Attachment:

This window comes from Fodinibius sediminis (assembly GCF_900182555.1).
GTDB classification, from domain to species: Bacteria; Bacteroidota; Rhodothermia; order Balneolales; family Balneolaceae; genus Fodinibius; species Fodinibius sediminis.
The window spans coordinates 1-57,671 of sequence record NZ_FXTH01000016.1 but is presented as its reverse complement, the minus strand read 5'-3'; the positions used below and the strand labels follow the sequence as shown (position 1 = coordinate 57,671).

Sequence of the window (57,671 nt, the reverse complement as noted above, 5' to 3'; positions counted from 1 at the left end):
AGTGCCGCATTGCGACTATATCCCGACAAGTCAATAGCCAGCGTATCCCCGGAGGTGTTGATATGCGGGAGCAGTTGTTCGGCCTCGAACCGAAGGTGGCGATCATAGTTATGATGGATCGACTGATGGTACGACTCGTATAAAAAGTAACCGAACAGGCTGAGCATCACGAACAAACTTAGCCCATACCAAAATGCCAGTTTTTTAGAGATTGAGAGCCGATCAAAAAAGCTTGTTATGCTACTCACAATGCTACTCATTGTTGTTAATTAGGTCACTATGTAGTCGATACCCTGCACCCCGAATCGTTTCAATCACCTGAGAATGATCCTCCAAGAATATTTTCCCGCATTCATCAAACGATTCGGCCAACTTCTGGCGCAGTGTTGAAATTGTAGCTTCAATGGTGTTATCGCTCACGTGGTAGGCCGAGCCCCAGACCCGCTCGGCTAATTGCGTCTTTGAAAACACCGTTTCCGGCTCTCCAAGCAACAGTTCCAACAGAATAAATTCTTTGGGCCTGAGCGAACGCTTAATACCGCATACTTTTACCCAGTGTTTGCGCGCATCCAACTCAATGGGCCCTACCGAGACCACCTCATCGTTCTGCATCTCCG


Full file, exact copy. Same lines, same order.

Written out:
This window comes from Fodinibius sediminis (assembly GCF_900182555.1).
GTDB classification, from domain to species: Bacteria; Bacteroidota; Rhodothermia; order Balneolales; family Balneolaceae; genus Fodinibius; species Fodinibius sediminis.
The window spans coordinates 1-57,671 of sequence record NZ_FXTH01000016.1 but is presented as its reverse complement, the minus strand read 5'-3'; the positions used below and the strand labels follow the sequence as shown (position 1 = coordinate 57,671).

Sequence of the window (57,671 nt, the reverse complement as noted above, 5' to 3'; positions counted from 1 at the left end):
AGTGCCGCATTGCGACTATATCCCGACAAGTCAATAGCCAGCGTATCCCCGGAGGTGTTGATATGCGGGAGCAGTTGTTCGGCCTCGAACCGAAGGTGGCGATCATAGTTATGATGGATCGACTGATGGTACGACTCGTATAAAAAGTAACCGAACAGGCTGAGCATCACGAACAAACTTAGCCCATACCAAAATGCCAGTTTTTTAGAGATTGAGAGCCGATCAAAAAAGCTTGTTATGCTACTCACAATGCTACTCATTGTTGTTAATTAGGTCACTATGTAGTCGATACCCTGCACCCCGAATCGTTTCAATCACCTGAGAATGATCCTCCAAGAATATTTTCCCGCATTCATCAAACGATTCGGCCAACTTCTGGCGCAGTGTTGAAATTGTAGCTTCAATGGTGTTATCGCTCACGTGGTAGGCCGAGCCCCAGACCCGCTCGGCTAATTGCGTCTTTGAAAACACCGTTTCCGGCTCTCCAAGCAACAGTTCCAACAGAATAAATTCTTTGGGCCTGAGCGAACGCTTAATACCGCATACTTTTACCCAGTGTTTGCGCGCATCCAACTCAATGGGCCCTACCGAGACCACCTCATCGTTCTGCATCTCCG